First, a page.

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How the pandemic has changed TV viewing patterns
Think about it. How have your own TV habits changed in the past year? What are you watching more of, less of, and how? The answers go a long way toward explaining the record-low ratings for awards shows, most recently Sunday’s Grammys on CBS. The telecast “averaged a record-low 8.8 million viewers on Sunday,” USA Today’s Gary Levin wrote. “That’s down 53% from 18.7 million for last year’s telecast on Jan. 26,” before the pandemic.
CBS said the Grammys were still the “largest audience for an awards show this season” — but that’s because the Emmy Awards nosedived to a measly 6.1 million in September, and the Golden Globes averaged just 6.9 million last month. So let’s unpack the reasons for this…
The great splintering
The Grammys free-falled in the ratings despite a telecast that critics praised for its inventiveness and energy. But where some saw a well-produced event, others saw a desperate appeal to youth that was ill-suited for the older demos of broadcast TV. The bigger-picture problem is that a great splintering is underway — a loss of communal experiences, whether at the movies or on broadcast or, to some degree, in music.
Here’s Brian Lowry with analysis: “The fallout from Covid-19 — and the impact on these live events — has hastened a host of problems. One obvious issue across the industry is fragmentation. Without the red carpet fashion and the unpredictability of live acceptance speeches in front of big audiences, why not just wait and watch the clips of anything interesting that happens after the fact?”
Lowry adds: “Even the Super Bowl wasn’t entirely immune to these forces, which leaves me wondering: To what extent is this huge dropoff not a one-time blip, but the new normal? If the latter, license fees for award shows are dramatically out of whack, and that will have a ripple effect on the organizations behind them, which rely on that TV revenue.”
Why this matters
Expanding on Lowry’s point: “While the decline of a few self-congratulatory Hollywood galas may seem trivial in the grand scheme of things, especially during a pandemic, these shows employ thousands of workers, and the groups that put them on use the profits to fund programs for the arts,” Bloomberg’s Lucas Shaw wrote. “TV networks pay tens of millions of dollars for the rights to broadcast individual awards shows, because they are part of an exclusive club: programming that needs to be seen live. In any given year, the Oscars and Grammys are among the only shows that can compete with live sports for viewers.”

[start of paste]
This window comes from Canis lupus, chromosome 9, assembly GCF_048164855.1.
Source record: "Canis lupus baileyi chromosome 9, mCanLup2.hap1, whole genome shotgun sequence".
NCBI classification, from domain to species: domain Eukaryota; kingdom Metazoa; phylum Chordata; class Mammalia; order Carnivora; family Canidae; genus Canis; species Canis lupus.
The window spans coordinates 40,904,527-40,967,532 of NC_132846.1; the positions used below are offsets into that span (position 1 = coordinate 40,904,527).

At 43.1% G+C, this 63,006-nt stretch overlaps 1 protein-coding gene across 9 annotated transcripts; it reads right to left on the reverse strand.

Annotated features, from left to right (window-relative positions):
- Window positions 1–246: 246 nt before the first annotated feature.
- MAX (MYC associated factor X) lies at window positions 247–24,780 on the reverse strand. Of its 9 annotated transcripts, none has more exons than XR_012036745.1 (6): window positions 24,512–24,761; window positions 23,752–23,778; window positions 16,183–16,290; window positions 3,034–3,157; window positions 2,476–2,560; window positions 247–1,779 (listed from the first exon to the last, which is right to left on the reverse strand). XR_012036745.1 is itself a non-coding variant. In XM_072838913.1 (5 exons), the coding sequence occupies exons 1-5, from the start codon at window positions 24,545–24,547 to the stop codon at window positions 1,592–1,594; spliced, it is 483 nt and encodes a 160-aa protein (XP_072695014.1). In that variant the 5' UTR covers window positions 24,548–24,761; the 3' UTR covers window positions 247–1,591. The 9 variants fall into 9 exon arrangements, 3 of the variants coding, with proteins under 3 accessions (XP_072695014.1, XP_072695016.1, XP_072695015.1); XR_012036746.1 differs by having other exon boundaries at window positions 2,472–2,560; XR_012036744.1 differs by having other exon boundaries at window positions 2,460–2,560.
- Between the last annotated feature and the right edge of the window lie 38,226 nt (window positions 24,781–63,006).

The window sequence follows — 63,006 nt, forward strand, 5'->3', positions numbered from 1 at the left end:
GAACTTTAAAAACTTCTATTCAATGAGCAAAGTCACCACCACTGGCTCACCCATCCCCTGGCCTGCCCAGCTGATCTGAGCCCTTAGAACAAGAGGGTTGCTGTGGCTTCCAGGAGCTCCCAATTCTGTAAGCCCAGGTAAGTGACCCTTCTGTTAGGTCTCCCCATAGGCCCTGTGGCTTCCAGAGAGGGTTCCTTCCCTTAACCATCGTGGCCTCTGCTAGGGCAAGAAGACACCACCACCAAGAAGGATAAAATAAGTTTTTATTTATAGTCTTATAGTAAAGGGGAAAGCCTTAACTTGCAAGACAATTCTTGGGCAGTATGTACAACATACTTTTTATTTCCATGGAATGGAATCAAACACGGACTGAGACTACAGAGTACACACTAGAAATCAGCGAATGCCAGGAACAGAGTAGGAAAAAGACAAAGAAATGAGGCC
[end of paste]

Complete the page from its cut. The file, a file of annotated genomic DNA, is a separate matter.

Speaking of the Oscars…
Lisa Respers France writes: “The Academy Award nominations were announced Monday morning and it was a good day for diversity. Seventy women received a total 76 nominations, a record for a given year. Two women, Emerald Fennell and Chloé Zhao, were nominated in the directing category in the same year for the first time. Zhao is the first woman of color to be nominated in the category.”
>> Movie makers love movies about the movies, and Netflix’s “Mank,” about the making of the “Citizen Kane” screenplay, led the pack with 10 nods…
>> Also notable, from Lisa’s story: “Three Black men, Leslie Odom Jr. for ‘One Night in Miami’ and Daniel Kaluuya and Lakeith Stanfield for ‘Judas and the Black Messiah,’ were all nominated in the best supporting actor category…”
Diminished expectations for Oscar ratings
Brian Lowry writes: “The Grammys ratings hit just a few hours after Oscars nods rolled out. As the NYT’s Brooks Barnes tweeted, if the Oscars telecast falls off like the Grammys and Globes, ABC could be looking at ‘an audience of about 10 million,’ an unthinkable number as recently as a few years ago. For now, my advice to the Oscar producers and ABC would be to accept diminished expectations, and in a year when streaming is the major vehicle for delivering content — witness Netflix’s record 35 nominations — go with the flow, and hope for the best.”
Read Lowry’s full column here…
These trend-lines go back ten years
In so many areas of American life, the pandemic is accelerating trends that already existed. In TV, “the pandemic has sped up the exodus from linear,” Vulture’s ratings guru Joe Adalian wrote Monday. As CBS executive VP of specials and live events Jack Sussman told the LA Times before the show, “Awards show are hurting the way most of linear broadcast television has been hurting.” Notably, in that same piece, Grammys exec producer Ben Winston acknowledged the writing on the wall and predicted a 30 to 60% drop.
So let’s zoom out. Consider how much has changed in the past ten years: The growth of on-demand content libraries, the habituation of ad-free viewing, the omnipresence of celebs on social media, the ability to catch the best parts of live events later, the stickiness of always-on social feeds. One of the logical results: starry live events aren’t must-see-TV anymore. As one wise TV exec said to me, “Awards shows rely on a common definition of pop culture and that idea has been eroding for years.”
Oprah Winfrey’s recent interview is a compelling counter-argument, however. Interest in the Meghan and Harry interview was tied to royals drama and curiosity about what she’d say…
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